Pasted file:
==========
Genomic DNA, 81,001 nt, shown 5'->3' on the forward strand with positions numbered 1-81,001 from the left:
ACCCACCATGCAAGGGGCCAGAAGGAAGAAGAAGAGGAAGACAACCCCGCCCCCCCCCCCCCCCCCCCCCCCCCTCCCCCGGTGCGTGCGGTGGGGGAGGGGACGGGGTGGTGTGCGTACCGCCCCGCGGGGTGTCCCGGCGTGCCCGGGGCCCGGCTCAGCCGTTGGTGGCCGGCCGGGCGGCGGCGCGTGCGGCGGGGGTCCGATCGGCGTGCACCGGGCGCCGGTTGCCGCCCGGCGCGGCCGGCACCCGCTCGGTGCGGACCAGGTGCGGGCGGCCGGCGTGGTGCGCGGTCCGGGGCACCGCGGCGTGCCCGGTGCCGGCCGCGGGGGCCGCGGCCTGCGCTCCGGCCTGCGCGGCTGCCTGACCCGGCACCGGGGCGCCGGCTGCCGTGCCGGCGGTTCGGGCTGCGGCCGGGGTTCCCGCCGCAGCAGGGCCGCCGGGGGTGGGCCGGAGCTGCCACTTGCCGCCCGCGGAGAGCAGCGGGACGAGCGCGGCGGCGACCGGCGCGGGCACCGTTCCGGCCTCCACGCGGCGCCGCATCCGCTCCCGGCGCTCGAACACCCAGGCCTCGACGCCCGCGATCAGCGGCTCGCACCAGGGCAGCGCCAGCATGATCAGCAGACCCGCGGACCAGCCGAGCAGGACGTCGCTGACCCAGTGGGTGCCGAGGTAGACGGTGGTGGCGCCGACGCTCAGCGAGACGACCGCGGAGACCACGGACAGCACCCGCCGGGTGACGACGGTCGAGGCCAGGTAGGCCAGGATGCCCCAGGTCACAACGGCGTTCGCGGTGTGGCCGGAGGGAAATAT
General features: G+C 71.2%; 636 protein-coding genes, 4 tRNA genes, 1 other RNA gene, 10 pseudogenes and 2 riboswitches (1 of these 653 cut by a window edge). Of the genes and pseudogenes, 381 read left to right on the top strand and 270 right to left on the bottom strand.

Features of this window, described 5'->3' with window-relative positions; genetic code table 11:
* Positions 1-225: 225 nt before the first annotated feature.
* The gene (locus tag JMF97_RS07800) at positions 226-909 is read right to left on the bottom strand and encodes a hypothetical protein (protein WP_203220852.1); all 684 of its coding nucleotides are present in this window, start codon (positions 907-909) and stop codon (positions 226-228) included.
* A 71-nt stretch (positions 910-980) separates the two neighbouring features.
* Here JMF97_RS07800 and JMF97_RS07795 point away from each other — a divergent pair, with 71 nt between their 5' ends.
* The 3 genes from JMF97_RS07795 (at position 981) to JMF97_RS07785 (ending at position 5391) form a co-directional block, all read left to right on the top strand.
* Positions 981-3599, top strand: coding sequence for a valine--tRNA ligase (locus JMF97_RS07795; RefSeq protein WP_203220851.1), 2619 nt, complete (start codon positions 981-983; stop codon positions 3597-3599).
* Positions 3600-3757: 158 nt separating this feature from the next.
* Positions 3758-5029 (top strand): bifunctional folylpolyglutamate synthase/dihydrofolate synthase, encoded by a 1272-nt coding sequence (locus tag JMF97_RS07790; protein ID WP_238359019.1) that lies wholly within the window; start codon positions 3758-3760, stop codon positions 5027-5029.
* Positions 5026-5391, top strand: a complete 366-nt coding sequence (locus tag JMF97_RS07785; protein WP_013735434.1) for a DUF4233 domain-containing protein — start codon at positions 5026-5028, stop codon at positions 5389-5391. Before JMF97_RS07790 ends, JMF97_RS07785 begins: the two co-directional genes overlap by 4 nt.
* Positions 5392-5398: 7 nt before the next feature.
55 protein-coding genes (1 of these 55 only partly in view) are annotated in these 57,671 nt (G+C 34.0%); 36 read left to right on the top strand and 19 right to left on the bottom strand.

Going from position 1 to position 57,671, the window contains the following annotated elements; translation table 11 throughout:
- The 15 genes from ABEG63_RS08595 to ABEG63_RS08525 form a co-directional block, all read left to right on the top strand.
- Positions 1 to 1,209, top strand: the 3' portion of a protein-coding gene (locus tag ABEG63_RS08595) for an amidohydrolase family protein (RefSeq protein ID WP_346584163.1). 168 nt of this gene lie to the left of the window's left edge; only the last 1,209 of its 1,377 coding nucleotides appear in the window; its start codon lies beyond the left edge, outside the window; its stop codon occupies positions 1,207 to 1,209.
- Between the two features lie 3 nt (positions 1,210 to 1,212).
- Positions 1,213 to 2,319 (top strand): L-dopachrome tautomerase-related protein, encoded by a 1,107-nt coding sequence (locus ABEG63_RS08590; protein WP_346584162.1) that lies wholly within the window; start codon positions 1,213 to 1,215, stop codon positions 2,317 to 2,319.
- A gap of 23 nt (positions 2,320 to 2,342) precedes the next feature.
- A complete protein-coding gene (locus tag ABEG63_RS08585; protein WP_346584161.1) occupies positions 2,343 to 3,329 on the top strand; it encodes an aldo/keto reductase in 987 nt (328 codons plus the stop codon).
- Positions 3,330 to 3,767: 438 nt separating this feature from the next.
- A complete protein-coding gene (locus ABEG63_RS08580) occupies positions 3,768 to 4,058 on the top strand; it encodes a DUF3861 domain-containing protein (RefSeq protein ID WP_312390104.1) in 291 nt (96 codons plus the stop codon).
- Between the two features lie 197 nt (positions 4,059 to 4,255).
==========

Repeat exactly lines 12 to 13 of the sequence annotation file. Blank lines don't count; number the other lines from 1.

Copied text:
* Positions 3758-5029 (top strand): bifunctional folylpolyglutamate synthase/dihydrofolate synthase, encoded by a 1272-nt coding sequence (locus tag JMF97_RS07790; protein ID WP_238359019.1) that lies wholly within the window; start codon positions 3758-3760, stop codon positions 5027-5029.
* Positions 5026-5391, top strand: a complete 366-nt coding sequence (locus tag JMF97_RS07785; protein WP_013735434.1) for a DUF4233 domain-containing protein — start codon at positions 5026-5028, stop codon at positions 5389-5391. Before JMF97_RS07790 ends, JMF97_RS07785 begins: the two co-directional genes overlap by 4 nt.